5. Connection. Breakfast, lunch, and dinner time became a place for family connection. My head wasn’t buried in getting back to people on Messenger. Instead, I could look at my husband and three kids and have meaningful conversations with them. I asked my children questions—open-ended ones—and they felt heard and loved as I simply listened.
  6. Love. Without Messenger, I could only connect with those who I had their phone numbers. With fewer friends to contact, I became more empathetic and wrote them meaningful messages rather than shoot a quick text before my mind grasped onto something else. I proudly felt a renewed love for my closest friends.
  7. Focus. On working days, without the constant distraction of checking notifications in between appointments with clients, I was finally focused on the work I love. My writing flowed, I created quality video content rather than a thrown-together live, and I delved into revamping my website. I was attentive, productive, and thriving on being on task.
  8. Sleep. My nighttime scrolling for hours in the dark with my head on the pillow was replaced with quiet reading. I didn’t have to berate myself for being “up too late again.” I fell asleep early and woke up feeling more refreshed. I wasn’t distracted by brightly-lit “pings” in the middle of the night, so I felt more in sync with the natural rhythms of night and day.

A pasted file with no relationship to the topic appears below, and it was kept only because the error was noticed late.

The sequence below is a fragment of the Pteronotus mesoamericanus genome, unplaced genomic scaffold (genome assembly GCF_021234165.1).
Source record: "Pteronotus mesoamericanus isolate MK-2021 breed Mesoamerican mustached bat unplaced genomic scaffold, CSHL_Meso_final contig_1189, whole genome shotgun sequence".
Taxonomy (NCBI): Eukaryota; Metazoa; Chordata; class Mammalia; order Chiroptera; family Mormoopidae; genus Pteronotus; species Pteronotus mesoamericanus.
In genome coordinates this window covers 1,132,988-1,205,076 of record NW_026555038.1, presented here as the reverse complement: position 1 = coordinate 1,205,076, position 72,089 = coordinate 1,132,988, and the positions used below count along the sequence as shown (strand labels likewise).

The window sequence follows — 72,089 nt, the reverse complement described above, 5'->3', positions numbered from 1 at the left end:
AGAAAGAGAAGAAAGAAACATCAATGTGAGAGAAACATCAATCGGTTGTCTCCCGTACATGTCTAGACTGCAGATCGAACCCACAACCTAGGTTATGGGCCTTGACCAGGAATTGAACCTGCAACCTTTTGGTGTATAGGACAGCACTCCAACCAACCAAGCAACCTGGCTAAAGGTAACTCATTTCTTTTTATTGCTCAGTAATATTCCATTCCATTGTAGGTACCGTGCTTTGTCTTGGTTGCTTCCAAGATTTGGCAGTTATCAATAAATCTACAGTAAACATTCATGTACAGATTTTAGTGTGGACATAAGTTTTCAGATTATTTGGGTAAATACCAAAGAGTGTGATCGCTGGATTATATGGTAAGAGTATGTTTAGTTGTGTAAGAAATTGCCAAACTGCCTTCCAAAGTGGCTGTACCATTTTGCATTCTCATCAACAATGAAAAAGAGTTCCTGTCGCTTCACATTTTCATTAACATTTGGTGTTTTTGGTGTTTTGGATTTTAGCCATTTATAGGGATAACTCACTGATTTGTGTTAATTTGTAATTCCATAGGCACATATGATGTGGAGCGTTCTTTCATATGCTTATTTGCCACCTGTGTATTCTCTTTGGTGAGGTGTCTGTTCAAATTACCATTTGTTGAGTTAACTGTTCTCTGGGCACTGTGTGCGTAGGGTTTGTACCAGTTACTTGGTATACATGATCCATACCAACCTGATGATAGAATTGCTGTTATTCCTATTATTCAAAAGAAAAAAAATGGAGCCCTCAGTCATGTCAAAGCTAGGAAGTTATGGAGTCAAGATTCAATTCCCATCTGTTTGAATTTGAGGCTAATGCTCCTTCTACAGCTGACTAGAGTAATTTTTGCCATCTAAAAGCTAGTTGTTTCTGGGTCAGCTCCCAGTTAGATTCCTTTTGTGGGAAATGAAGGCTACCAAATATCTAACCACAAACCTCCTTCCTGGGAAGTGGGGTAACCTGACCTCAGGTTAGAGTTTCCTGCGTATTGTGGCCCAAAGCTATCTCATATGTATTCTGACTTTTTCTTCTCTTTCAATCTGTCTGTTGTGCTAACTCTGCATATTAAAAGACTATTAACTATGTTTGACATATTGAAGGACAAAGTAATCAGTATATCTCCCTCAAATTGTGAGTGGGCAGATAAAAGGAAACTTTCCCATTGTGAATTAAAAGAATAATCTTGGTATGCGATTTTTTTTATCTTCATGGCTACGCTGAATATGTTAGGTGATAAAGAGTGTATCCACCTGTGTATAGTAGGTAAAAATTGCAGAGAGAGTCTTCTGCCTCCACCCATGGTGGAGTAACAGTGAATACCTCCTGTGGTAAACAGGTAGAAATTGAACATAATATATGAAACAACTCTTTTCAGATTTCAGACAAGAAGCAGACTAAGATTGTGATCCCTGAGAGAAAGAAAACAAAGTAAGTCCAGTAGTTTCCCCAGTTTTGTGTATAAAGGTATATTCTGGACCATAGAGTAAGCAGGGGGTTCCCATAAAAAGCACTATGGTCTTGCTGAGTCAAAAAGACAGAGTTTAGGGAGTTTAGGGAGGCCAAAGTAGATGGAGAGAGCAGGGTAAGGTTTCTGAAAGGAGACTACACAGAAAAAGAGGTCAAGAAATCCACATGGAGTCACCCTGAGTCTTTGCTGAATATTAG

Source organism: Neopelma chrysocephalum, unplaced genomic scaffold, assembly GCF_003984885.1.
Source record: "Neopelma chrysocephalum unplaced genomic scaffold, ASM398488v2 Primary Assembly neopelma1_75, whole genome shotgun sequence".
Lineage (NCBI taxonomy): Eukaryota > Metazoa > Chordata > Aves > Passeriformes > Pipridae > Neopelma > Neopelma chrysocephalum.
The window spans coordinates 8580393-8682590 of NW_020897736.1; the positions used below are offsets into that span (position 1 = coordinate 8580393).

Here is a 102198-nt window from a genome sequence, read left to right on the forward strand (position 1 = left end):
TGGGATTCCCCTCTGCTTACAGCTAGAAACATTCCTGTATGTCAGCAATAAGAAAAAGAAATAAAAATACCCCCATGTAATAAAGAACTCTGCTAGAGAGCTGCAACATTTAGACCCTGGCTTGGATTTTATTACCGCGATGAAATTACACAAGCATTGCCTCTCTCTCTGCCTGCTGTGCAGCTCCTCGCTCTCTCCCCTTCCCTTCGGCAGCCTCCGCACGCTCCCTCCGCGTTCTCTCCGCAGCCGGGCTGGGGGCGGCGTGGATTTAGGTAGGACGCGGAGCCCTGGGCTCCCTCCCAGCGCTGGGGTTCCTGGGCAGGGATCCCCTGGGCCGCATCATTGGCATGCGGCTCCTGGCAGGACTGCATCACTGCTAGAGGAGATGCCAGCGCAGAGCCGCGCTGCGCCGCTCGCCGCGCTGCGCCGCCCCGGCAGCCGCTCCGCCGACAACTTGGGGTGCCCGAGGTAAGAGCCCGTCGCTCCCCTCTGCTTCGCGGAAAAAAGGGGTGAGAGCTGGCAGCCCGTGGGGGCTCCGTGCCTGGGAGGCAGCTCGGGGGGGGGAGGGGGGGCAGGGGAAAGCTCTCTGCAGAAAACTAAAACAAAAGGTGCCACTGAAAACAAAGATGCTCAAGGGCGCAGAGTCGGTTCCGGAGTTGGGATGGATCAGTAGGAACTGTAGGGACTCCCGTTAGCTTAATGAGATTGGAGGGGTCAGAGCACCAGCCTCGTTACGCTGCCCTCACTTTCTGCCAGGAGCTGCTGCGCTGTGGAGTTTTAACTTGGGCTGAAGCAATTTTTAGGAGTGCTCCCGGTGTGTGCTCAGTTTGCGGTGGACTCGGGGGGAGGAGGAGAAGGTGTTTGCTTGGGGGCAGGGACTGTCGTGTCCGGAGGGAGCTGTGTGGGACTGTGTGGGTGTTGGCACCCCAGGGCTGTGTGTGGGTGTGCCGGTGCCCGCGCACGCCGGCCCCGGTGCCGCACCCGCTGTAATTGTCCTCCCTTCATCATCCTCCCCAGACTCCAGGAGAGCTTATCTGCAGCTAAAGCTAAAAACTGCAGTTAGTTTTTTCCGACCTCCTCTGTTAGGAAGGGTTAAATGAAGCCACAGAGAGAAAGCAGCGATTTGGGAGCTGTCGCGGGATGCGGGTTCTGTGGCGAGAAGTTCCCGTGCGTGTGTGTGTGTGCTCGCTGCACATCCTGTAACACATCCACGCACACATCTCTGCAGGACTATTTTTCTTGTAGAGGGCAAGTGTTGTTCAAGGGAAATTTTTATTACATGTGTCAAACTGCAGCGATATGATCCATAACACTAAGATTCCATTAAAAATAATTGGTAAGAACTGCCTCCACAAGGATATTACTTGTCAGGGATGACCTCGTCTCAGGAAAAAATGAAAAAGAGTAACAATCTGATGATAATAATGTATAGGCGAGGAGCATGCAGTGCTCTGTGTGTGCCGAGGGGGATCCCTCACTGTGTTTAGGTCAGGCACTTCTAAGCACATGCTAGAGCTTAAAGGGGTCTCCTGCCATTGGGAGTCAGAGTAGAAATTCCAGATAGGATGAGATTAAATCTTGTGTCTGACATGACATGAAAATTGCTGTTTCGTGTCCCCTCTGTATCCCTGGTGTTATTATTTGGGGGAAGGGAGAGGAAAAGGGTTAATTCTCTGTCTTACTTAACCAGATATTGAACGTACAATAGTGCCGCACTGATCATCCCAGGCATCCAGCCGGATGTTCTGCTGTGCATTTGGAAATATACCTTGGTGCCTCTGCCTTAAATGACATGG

9. Presence. I was more present with those uncomfortable emotions like boredom, anger, frustration, and loneliness. Social media has us unconsciously suppressing our emotions, which limits our ability to stay with ourselves. It also perpetuates the cycle of escaping ourselves, and so we deny the body’s natural intelligence to process emotions. Experiencing the fullness of my feelings had morphed into a gift of deepened presence.
  10. Inspiration. With more time to rest, I experienced a wave of renewed clarity, creativity, and inspired vigour to start new projects, which had previously felt overwhelming. I took the initial steps to build a local community school, organise my city’s first Mindful May Festival, write children’s stories, and speak at future events. With the freedom and space I now feel in my life, those projects feel inevitable.

Ask yourself today, “What can I achieve without social media?”

Ten days without it had shaped my life into one that I’ve always dreamed of. It has activated a sense of presence, peace, clarity, abundance, inspiration, and freedom. These beautiful changes that happened back then have inspired me to limit my time on social media today.

One month on from my 10 day quest, Facebook, Instagram, and Messenger apps are still absent from my phone and I check social media no more than once per day. If someone had asked me to stop using social media forever, I would have said that I couldn’t do it.

However, 10 days felt achievable and that was all I needed to break the habit. If you’re craving more time, more sleep, a clear mind, and an uplifted love for life, I invite you to try retreating from social media for a few days, too.

Let me know how you find it.

~

 

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Bronte Spicer  |  Contribution: 1,450

author: Bronte Spicer

Image: Andrea Piacquadio /Pexels

Editor: Elyane Youssef